A Day at the Races: C360R on Preparing the RS3 LMS for Competition

The Audi RS3 LMS will be racing in America for the first time ever this weekend at the Virginia International Raceway. The Pirelli World Challenge race will be the race-prepped RS3’s first chance to show off its mettle against other cars in the Touring Car (TC) class, but it won’t be its first time around an American track. Getting a car ready to race, after all, means hours of testing for the teams that are looking to get onto the top spot of the podium. We caught up with C360R’s team principal, Karl Thomson, to ask him what it takes to race a turnkey race car from Audi.

“It’s a big change for this kind of racing,” says Thomson on a cold morning in C360R’s Toronto garage. With more and more customer race cars coming onto the market, it means that there’s a big shift in where time and money are being spent. And more factory support is great, but it means that everyone is starting off from the same point.

“It’s not easier,” says Thomson. “It’s different.”

Thomson’s race team, C360R (previously known as Compass Racing) has been involved in professional competition for 14 years now. “We haven’t missed a pro race since January of ’04,” he explains. Back then things were different. The team didn’t go to manufacturers, instead, it went to auctions looking for flood damaged or otherwise cheapened cars that it could strip down and turn into a race car. Perhaps predictably, the outfit started out with Honda Civics, moving on to Subaru, and eventually onto an Audi S3. That car was a good fit for the team since being located in Canada meant that C360R had access to the S3 before the American competition.

One of the biggest challenges in setting the S3 up was hacking into the siemens computers that control the car. C360R actually had computer engineers working on the project. The team also wanted to enlist the help of APR, but a disagreement between them and Audi and meant that the two brands couldn’t both appear on the car at the same time. Fortunately, that has now changed, and as can be seen, APR logos figure prominently on the car along with Audi Genuine Parts, a testament to how much better things are when we get along.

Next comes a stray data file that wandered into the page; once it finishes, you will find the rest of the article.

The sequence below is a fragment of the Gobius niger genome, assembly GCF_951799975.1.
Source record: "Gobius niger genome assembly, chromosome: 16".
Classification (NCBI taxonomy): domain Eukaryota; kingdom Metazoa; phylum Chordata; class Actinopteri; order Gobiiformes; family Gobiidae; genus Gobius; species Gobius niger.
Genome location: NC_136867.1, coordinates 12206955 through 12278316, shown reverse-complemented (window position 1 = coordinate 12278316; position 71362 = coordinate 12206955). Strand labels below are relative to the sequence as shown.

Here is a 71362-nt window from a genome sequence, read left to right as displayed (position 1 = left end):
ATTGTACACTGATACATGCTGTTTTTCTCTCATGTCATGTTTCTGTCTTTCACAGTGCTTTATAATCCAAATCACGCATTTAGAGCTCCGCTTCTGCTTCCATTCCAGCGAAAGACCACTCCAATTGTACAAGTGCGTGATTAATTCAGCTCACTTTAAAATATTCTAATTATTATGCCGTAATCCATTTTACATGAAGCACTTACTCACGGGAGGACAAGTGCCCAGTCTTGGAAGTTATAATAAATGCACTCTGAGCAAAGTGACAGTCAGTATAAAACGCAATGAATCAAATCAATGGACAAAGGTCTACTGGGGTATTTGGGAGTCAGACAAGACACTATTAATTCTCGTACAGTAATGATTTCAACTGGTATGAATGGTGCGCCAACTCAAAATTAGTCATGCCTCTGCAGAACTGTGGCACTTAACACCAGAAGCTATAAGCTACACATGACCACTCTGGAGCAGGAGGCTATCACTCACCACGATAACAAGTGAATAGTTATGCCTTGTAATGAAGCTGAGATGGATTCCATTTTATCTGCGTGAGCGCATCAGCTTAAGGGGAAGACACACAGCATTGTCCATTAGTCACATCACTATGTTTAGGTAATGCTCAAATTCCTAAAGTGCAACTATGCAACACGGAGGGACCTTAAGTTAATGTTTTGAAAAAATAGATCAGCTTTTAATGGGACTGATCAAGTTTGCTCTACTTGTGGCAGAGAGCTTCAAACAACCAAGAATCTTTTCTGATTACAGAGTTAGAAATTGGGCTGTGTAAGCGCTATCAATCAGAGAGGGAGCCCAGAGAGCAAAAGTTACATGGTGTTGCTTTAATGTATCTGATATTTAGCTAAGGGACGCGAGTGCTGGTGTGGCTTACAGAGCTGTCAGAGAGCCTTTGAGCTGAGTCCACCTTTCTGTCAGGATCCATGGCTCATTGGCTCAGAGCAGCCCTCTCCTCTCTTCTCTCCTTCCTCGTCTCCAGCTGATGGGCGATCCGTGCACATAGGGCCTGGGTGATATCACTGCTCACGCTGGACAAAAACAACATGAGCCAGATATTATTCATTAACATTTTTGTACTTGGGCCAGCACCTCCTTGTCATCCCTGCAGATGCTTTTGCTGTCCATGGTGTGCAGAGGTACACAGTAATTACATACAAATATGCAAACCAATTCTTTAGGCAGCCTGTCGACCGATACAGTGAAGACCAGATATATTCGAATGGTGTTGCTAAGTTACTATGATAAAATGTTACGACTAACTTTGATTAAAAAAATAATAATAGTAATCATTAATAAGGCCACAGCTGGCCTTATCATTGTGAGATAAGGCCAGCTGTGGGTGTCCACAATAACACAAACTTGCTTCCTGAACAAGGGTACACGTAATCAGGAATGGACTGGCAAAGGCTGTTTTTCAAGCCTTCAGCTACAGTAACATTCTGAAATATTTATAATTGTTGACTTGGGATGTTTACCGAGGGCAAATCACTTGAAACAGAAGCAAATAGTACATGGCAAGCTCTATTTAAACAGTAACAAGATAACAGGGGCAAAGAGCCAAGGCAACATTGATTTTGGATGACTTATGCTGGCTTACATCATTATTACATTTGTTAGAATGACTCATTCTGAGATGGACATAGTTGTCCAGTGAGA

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All of which is to say that, historically, going racing meant spending a lot of time in the garage and on the computer and working with manufacturers who weren’t all that eager to help you override their safety features (for fear of approbation from governmental bodies) before you could hit the track. And that cost an amount of money that could accurately be described as “lotsa.”

By Thomson’s estimation, after all the work that went into the S3 it cost the team about $200,000. Now things are different. The new RS3 LMS that’s about to race VIR this weekend cost him about $145,000 and it requires no building. “That’s a great price point,” he says. “Not building the cars frees up time to go testing.”

That’s not to say that things are easy now, though. Because every car comes out of the box ready to drive, chassis development becomes a much bigger deal. “Before we could build a better car than everybody else. Now it’s about executing better than the other teams.”

One of the big advantages of buying a customer race car, though, is that manufacturers have fewer concerns about liability. Because the RS3 LMS is sold as a race car, Audi doesn’t have to worry about backyard mechanics using racing tricks on their A3 and risking the lives of their neighbors. That means that teams like C360R can work much more with Audi to develop the best car possible. The best car possible changes from race to race and driver to driver, though, so that means constant, vigilant work. For now, though, it just means setting up a car for the 3.14 mile-long, 17-turn Virginia International Raceway. You can follow the action on Motor Trend On Demand this weekend or on the CBS Sports Network. And we’ll be keeping in touch with C360R as the season goes on to keep you up to date with the latest racing action.

For now, though, it just means setting up a car for the 3.14 mile-long, 17-turn Virginia International Raceway. You can follow the action on Motor Trend On Demand this weekend or on the CBS Sports Network. And we’ll be keeping in touch with C360R as the season goes on to keep you up to date with the latest racing action.

[Photos by Sideline Sports Photography]

This article first appeared on Fourtitude.com